New amendments to the D.C. Comprehensive Plan set goals for new housing development and fewer cars on the road.
Libby Solomon reports: "DC Council has been working for years to update the Comprehensive Plan, DC’s enormous zoning and land-use document. On Tuesday, those years of work concluded in a unanimous vote on an update to the document, which dates back to 2006."
Solomon helpfully notes that the approved amendments to the D.C. Comprehensive Plan don't change any zoning, but they will guide decisions about land use, zoning, and growth in the future.
And the amendments set the nation's capital decisively in the direction of more zoned capacity for development. In an article by Julia Zauzmer earlier this month, D.C. Planning Director Andrew Trueblood is quoted saying that the new amendments to the D.C. Comprehensive Plan would allow for as much as 15 percent more housing stock. Other innovative goals set by the update include plans to reduce the number of cars on the road and explore congestion pricing.
Solomon's coverage of the big comp plan update includes a discussion of the racial equity issues that played a central role in the political debate leading up to this week's vote. An April report from the Council Office of Racial Equity (CORE) faulted the plan amendments for failing to adequately address issues of racial equity. "Some of the last-minute changes the Council approved Tuesday were meant to address those concerns," according to Solomon. "One major change in Council Chairman Phil Mendelson’s Tuesday amendment to the bill: defining 'deeply affordable' housing as housing affordable to families making less than 40% of the Median Family Income (MFI)."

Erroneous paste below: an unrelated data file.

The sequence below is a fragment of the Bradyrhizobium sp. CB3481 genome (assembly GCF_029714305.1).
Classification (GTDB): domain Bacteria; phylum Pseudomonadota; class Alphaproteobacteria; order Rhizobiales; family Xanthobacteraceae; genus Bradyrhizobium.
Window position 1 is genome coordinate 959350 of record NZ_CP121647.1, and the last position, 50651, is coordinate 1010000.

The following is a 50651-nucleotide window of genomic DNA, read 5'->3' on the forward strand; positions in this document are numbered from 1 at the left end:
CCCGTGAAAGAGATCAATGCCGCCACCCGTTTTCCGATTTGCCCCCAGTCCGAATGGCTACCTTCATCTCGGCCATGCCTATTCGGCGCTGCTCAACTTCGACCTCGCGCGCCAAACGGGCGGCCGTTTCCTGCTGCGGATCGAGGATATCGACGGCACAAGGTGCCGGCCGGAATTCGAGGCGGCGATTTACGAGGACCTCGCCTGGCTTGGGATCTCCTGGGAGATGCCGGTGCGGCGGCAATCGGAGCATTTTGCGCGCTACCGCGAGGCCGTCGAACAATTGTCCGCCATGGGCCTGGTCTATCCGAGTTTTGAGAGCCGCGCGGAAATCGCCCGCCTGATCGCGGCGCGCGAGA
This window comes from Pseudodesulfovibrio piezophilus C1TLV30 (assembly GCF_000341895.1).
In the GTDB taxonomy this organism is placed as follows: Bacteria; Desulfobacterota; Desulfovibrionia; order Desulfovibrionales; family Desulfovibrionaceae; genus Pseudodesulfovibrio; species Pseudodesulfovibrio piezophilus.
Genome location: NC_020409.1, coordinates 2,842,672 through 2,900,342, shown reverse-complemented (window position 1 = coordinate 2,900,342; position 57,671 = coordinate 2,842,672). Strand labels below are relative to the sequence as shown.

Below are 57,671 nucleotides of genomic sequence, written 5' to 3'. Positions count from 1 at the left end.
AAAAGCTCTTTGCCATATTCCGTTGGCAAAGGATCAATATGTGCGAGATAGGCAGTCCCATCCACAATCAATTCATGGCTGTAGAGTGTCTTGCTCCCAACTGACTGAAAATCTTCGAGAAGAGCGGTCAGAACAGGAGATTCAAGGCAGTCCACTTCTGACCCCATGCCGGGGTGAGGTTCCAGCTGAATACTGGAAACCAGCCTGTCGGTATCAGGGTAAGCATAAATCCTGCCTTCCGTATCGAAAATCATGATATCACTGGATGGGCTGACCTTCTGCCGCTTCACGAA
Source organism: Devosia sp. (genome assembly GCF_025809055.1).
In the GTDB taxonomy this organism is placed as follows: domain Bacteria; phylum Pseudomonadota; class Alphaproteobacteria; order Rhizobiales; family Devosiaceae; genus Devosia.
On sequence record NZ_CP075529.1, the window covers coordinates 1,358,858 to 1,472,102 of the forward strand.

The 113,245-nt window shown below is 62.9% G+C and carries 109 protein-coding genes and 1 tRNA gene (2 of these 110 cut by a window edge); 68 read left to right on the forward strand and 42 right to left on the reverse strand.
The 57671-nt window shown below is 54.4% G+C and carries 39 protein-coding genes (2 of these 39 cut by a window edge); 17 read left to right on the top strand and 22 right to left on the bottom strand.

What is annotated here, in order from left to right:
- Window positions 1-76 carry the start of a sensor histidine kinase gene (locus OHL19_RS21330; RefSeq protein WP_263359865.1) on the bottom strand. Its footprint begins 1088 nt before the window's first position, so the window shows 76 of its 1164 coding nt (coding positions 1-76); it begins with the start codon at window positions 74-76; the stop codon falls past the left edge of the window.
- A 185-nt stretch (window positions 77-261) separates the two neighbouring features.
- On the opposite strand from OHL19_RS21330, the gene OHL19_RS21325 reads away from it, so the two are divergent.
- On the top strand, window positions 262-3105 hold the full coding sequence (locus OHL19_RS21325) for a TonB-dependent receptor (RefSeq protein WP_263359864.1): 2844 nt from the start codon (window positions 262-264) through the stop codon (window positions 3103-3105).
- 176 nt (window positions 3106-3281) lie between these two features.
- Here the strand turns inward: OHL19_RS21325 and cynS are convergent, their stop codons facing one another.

Solomon concludes by looking forward to next steps, with the amended comp plan only a first step toward achieving the goals laid out in the plan. With this update process now complete, Solomon reports that a full rewrite process will being in 2025.
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